Bob Aaron firstname.lastname@example.org
Signing SPIS form remains a huge risk
Whenever I write about Seller Property Information Statements (SPIS), which real estate agents often ask their seller clients to sign, I can always be sure of getting a significant number of email responses.
In last month's issue of REM (Real Estate Magazine), a trade paper for real estate professionals, columnist Stan Albert forcefully takes issue with an SPIS column I wrote in this space on May 12.
Albert is a veteran real estate agent and writer. Many of his colleagues view him as a self-appointed ombudsman. In this capacity he wrote in REM last month that I was "fear mongering," and that I should "refrain from brush stroking all parties to a transaction as being tarnished or dishonest."
The point I was making in my May 12 column about the SPIS, and again in another Title Page column at the end of June, was that a seller who signs the SPIS form even the most honest of sellers is taking a huge risk and inviting litigation.
Indeed, from my regular scans of new real estate-related court cases from across the country, it appears to me that litigation based on the SPIS form is a growth industry.
Several of the questions on the Ontario SPIS form designed by the Ontario Real Estate Association call for greater expertise than the average layperson can be expected to have. An objective analysis of the SPIS form should begin with the question: who is the form trying to protect the agent, the seller or the buyer?
In his REM column, Albert asks the telltale question about the forms, "What protects us as (agent or broker) registrants?"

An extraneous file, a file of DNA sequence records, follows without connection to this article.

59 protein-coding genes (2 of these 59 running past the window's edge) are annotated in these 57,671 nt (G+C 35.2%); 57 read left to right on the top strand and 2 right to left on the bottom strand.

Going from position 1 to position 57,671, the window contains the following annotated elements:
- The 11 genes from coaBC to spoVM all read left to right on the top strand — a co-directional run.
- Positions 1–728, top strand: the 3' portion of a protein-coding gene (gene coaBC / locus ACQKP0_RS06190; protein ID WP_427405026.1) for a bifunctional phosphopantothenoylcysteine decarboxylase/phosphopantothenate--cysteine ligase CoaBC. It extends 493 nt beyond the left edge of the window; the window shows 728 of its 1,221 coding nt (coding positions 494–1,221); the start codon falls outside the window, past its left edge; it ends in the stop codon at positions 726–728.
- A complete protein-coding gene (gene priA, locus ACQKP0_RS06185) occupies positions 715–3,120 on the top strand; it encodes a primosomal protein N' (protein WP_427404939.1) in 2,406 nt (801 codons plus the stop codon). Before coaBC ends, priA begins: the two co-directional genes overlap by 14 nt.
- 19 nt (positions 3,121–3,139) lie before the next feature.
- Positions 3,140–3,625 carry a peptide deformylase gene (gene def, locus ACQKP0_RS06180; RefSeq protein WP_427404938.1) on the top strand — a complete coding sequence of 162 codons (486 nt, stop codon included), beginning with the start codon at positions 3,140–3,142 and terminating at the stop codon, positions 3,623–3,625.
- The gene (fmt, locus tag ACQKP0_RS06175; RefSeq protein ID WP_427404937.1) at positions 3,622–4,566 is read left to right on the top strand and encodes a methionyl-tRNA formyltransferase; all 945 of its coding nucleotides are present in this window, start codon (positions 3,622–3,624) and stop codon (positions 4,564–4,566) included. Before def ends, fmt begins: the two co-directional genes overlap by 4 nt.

At the same time, he calls on real estate boards across the country "to seek the assistance of the provinces to step up and make it mandatory to require the forms, to help our registrants become better and more proficient."
Of course, there is nothing wrong with professionals protecting themselves from their own clients, provided the client is fully informed. On the issue of making the SPIS mandatory, the overriding concern should be public interest.
The Real Estate Council of Ontario (RECO) is the governing body for real estate agents and brokerages. It makes clear on its website that its Code of Ethics does not oblige a seller to complete the form, but there is no obligation to tell this to the seller.
The Code does make clear that the primary duty of a real estate agent is to protect and promote the interests of his or her client.
Even the Toronto Real Estate Board unlike other boards in Ontario has decided not to make the form mandatory.
Albert writes, "I have yet to see or hear of one lawsuit that was a result of SPIS errors or flaws, as a result of a form being signed."
Perhaps Albert is not a regular reader of this column, but I would be happy to send him a whole pile of cases where the complexities of the form or the way it was used led directly to litigation involving all the parties to the transaction.
The form is deeply flawed because it requires sellers to disclose far more information than the law requires and demands that sellers answer complex legal questions.
Perhaps it is time for the Ontario Real Estate Association to design an SPIS
form that is shorter, more user-friendly and less complex, and that does not
require a law degree to answer properly. And one that clearly states in bold
letters, "Completing this form is optional."
Bob Aaron is a Toronto real estate lawyer. He can be reached by email at email@example.com, phone 416-364-9366 or fax 416-364-3818.
Visit the column archives at www.aaron.ca/columns/toronto-star-index.htm.